(Sarcophyton elegans) Easy Peaceful Medium All Medium to High Yellow, Tan, Brown, Green Iodine, Strontium, Trace elements 72-78° F, dKH 8-12, sg 1.020-1.025, pH 8.1-8.4 Indo-Pacific Alcyoniidae Soft Corals The Yellow Fiji Leather Coral, or as it is sometimes referred to the Sarcophyton elegans Coral can be found in multiple shades of yellow ranging from a pale yellowish tan color to a darker yellow orange coloration. Unlike other Sarcophyton corals, it does not grow an extended stalk, instead, The Yellow Fiji Leather Coral grows close to the rockwork, and will develop beautiful ruffles around the edges with time. The Yellow Fiji Leather Coral does take some care to house properly within the marine aquarium environment, with relatively high intensity lighting and medium water flow required. However, the Yellow Fiji Leather Coral will do well in almost any location within the aquarium, which makes it easier to fit this species into an established reef aquarium. The Yellow Fiji Leather Coral is a peaceful coral, but care should be exercised in providing adequate space between itself and other corals within the reef aquarium. The Yellow Fiji Leather Coral can be placed in most all locations within the reef aquarium, that allow for a medium water flow. While flexible in placement locations, the Yellow Fiji Leather Coral does have more stringent lighting requirements with medium to high intensity lighting being necessary for continued good health. The addition of strontium, iodine, and other trace elements to the water are also necessary to promote good health in this species. It is also possible to propagate the Yellow Fiji Leather Coral by cutting off a portion of the crown and attaching it to a small piece of rock or placing it in a soft substrate at the bottom of the aquarium. This however, is only recommended for advanced reef aquarists, as this can be harmful to the coral if not performed correctly. The symbiotic algae zooxanthellae hosted within the Yellow Fiji Leather Corals body provide the majority of its nutritional needs from the light driven process of photosynthesis. However, the Yellow Fiji Leather Coral will also benefit from additional food such as micro-plankton, baby brine shrimp, or foods designed for filter feeding invertebrates, such as marine snow or other plankton based solutions. The addition of strontium, iodine, and other trace elements to the water, will also ensure ongoing good health.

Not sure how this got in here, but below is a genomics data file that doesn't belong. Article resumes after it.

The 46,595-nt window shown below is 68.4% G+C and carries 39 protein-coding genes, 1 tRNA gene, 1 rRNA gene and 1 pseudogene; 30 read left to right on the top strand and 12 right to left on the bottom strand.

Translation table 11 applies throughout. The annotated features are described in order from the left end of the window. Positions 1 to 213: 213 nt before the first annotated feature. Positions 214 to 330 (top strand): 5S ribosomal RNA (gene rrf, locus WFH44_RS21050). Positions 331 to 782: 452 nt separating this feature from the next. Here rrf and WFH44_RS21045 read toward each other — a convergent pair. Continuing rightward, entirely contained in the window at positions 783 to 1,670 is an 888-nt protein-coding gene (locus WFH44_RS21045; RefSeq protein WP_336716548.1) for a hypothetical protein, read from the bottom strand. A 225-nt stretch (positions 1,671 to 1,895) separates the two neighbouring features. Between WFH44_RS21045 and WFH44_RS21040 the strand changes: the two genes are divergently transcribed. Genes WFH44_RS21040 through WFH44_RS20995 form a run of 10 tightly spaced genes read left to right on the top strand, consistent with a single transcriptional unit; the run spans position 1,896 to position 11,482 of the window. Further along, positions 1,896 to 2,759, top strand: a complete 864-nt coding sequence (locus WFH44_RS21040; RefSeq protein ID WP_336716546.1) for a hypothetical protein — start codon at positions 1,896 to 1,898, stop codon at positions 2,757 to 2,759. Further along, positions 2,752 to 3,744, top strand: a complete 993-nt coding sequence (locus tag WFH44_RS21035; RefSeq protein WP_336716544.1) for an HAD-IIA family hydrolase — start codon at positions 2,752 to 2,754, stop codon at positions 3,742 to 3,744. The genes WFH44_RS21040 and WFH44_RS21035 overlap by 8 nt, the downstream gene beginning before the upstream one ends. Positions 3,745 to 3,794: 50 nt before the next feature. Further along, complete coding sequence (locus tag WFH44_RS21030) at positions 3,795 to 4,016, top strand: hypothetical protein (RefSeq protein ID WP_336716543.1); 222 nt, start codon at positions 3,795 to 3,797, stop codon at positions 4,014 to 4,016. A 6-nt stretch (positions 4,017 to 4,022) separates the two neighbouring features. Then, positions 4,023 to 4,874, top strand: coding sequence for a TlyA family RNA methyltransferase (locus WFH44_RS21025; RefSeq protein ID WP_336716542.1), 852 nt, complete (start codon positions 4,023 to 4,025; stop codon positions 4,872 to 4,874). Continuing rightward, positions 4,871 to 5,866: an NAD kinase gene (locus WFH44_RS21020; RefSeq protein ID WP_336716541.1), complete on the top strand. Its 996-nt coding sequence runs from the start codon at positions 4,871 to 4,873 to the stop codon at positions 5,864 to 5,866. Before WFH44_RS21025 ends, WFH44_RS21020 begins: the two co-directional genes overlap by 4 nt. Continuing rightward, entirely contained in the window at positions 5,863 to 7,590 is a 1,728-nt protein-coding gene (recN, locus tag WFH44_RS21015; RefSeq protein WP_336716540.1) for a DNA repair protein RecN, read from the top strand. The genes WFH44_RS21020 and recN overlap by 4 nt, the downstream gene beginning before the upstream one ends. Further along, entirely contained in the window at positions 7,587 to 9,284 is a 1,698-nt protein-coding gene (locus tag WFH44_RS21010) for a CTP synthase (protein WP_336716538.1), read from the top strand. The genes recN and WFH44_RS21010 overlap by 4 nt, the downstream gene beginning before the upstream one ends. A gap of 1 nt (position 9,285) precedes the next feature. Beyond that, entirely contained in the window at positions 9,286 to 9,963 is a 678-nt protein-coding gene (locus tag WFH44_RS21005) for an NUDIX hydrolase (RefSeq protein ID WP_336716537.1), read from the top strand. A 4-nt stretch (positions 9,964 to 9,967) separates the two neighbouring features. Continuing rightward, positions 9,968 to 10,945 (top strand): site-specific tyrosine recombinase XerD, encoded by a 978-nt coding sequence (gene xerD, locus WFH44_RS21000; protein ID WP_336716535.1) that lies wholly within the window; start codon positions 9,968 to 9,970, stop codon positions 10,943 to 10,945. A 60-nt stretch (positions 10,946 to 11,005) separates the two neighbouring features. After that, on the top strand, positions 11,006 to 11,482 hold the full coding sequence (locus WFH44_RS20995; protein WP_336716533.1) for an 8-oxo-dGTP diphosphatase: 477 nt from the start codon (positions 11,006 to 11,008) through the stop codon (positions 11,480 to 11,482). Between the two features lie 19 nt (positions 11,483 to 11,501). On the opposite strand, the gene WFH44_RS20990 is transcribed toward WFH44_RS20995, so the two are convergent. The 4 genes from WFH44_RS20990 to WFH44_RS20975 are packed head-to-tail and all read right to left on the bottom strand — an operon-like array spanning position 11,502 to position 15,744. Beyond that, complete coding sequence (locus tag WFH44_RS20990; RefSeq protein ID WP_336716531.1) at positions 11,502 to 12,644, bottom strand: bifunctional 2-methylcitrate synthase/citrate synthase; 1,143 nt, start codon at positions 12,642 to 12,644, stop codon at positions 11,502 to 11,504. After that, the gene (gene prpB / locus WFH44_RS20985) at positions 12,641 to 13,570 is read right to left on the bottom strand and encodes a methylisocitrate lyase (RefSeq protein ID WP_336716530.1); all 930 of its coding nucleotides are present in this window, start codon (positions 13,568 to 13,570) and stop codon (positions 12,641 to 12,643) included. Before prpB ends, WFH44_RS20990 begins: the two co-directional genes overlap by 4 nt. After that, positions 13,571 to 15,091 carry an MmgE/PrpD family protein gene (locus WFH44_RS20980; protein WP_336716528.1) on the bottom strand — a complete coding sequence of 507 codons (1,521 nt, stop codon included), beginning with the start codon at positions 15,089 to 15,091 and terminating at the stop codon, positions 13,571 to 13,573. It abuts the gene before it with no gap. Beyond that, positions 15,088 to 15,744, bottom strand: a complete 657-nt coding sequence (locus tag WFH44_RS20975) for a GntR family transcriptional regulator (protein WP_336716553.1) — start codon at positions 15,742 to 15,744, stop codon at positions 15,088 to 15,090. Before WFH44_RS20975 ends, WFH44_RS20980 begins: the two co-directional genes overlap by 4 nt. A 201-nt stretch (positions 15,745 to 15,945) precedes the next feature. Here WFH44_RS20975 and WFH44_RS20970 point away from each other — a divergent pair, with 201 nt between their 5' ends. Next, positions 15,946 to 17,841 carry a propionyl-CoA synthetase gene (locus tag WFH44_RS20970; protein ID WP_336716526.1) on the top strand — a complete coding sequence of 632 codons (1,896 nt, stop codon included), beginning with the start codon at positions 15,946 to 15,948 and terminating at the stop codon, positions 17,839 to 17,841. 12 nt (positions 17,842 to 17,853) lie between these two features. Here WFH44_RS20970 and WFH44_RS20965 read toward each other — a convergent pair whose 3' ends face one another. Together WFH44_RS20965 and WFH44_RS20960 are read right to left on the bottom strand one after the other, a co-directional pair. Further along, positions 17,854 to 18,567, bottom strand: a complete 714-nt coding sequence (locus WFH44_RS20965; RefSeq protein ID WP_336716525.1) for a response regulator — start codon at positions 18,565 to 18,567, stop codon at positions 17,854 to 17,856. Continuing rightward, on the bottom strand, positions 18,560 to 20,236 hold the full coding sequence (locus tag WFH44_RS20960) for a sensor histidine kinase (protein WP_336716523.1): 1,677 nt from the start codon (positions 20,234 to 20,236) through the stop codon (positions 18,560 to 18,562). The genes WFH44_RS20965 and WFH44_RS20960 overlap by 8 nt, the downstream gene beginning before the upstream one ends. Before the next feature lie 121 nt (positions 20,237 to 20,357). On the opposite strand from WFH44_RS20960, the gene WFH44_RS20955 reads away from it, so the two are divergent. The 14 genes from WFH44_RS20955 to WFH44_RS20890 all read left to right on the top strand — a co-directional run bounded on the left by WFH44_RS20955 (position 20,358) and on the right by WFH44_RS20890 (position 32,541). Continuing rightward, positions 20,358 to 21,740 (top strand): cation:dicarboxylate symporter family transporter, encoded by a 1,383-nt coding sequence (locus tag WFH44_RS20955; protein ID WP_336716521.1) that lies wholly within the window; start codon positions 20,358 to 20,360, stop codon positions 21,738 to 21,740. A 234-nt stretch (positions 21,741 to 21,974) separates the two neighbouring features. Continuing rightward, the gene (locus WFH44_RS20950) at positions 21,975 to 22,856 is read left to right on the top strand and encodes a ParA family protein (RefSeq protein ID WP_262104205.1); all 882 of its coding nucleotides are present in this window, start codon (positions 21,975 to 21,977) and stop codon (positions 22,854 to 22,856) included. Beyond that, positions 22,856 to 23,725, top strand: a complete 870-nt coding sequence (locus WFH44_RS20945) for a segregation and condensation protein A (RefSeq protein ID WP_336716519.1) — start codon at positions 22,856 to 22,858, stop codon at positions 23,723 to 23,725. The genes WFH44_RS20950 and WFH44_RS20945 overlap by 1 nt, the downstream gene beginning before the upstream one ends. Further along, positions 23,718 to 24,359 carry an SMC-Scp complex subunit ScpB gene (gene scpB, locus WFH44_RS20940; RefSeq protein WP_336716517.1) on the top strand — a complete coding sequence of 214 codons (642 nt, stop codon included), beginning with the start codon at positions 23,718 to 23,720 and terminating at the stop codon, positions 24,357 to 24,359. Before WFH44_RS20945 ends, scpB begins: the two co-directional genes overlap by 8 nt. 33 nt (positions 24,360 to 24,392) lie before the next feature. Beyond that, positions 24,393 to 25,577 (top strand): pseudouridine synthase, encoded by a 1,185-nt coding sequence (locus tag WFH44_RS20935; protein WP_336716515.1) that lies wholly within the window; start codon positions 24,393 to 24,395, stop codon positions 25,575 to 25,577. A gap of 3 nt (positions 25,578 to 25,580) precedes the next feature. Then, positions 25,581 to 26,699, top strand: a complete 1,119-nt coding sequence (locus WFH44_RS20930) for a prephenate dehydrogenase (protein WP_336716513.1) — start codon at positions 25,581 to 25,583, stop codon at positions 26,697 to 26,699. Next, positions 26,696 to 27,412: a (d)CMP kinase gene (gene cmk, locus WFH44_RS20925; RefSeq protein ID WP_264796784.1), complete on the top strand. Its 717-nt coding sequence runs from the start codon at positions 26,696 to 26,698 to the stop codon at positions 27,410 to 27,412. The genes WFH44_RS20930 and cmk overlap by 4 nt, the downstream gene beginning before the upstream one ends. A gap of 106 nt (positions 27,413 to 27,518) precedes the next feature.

AD Admin
Toadstool Mushroom Leather Coral